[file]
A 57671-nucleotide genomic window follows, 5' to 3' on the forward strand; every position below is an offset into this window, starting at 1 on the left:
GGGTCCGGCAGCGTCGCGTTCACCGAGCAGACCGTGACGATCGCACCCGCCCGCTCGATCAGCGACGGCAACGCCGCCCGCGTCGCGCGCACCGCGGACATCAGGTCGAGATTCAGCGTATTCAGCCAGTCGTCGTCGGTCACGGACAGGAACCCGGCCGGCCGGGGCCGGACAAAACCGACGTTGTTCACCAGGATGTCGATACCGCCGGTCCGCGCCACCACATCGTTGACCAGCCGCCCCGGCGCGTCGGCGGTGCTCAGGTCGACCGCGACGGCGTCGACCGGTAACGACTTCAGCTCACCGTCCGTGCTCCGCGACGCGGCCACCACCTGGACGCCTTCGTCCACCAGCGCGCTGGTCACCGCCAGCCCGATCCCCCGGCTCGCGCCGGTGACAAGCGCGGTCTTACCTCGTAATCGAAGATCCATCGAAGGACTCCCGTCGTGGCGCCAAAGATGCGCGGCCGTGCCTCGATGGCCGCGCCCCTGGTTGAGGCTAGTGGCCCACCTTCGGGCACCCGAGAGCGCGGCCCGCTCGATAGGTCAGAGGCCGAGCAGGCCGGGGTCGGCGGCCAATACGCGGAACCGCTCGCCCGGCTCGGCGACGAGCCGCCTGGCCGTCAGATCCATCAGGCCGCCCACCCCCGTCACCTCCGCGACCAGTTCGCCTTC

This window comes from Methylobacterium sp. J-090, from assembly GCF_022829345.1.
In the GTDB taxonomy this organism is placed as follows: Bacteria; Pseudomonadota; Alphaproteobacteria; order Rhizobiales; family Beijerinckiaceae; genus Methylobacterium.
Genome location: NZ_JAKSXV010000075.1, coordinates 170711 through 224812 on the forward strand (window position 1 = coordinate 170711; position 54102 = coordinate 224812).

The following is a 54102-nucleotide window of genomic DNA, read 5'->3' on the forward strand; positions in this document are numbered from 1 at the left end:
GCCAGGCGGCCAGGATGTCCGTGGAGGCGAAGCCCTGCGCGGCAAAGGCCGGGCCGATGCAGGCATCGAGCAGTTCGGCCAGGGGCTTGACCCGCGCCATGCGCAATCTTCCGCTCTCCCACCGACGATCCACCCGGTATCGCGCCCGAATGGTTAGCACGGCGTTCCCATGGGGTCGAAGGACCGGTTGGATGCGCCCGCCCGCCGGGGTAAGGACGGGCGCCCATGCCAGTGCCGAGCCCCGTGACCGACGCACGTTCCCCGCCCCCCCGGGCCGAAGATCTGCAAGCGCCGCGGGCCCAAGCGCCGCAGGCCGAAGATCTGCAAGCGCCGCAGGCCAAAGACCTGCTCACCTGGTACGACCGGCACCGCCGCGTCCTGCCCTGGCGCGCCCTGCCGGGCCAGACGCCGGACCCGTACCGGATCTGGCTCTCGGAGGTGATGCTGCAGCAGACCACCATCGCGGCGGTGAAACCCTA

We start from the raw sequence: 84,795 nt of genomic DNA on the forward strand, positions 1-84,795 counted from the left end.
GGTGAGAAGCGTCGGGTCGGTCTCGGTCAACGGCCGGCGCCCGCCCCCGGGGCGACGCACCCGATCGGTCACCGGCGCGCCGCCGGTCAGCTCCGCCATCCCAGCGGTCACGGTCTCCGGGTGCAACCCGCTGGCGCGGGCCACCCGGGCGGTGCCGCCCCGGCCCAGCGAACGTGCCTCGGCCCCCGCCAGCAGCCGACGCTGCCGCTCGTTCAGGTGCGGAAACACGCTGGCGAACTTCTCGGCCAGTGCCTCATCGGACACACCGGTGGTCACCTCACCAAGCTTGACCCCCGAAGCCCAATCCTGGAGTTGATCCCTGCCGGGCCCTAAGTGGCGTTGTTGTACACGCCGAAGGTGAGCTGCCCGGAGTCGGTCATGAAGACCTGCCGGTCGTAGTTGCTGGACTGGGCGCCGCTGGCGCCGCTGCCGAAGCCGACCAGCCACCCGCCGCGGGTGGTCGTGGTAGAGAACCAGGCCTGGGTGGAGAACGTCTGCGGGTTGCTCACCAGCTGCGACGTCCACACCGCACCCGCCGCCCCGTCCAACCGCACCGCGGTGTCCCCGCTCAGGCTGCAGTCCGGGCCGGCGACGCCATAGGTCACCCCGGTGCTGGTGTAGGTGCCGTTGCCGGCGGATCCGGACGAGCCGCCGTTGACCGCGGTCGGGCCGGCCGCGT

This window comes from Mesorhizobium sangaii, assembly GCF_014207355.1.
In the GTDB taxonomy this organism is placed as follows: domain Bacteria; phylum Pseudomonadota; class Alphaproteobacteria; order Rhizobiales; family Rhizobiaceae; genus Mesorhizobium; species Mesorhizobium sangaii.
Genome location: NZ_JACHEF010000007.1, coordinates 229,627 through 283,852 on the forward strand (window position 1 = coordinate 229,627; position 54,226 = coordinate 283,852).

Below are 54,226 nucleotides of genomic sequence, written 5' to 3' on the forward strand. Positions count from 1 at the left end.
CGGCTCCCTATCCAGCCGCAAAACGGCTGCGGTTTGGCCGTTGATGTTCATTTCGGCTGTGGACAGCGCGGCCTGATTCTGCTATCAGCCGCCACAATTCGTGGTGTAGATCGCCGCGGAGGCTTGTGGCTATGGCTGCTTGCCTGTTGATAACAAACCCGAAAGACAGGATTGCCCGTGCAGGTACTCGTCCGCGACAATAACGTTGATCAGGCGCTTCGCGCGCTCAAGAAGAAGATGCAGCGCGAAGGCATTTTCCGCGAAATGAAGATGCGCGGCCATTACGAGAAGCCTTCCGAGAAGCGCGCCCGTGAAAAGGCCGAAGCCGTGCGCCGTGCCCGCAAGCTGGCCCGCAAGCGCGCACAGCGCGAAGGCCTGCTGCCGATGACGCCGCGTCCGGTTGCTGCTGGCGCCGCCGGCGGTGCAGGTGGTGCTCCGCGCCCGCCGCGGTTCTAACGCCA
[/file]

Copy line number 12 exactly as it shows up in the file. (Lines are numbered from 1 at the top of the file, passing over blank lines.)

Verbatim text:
Genome location: NZ_JACHEF010000007.1, coordinates 229,627 through 283,852 on the forward strand (window position 1 = coordinate 229,627; position 54,226 = coordinate 283,852).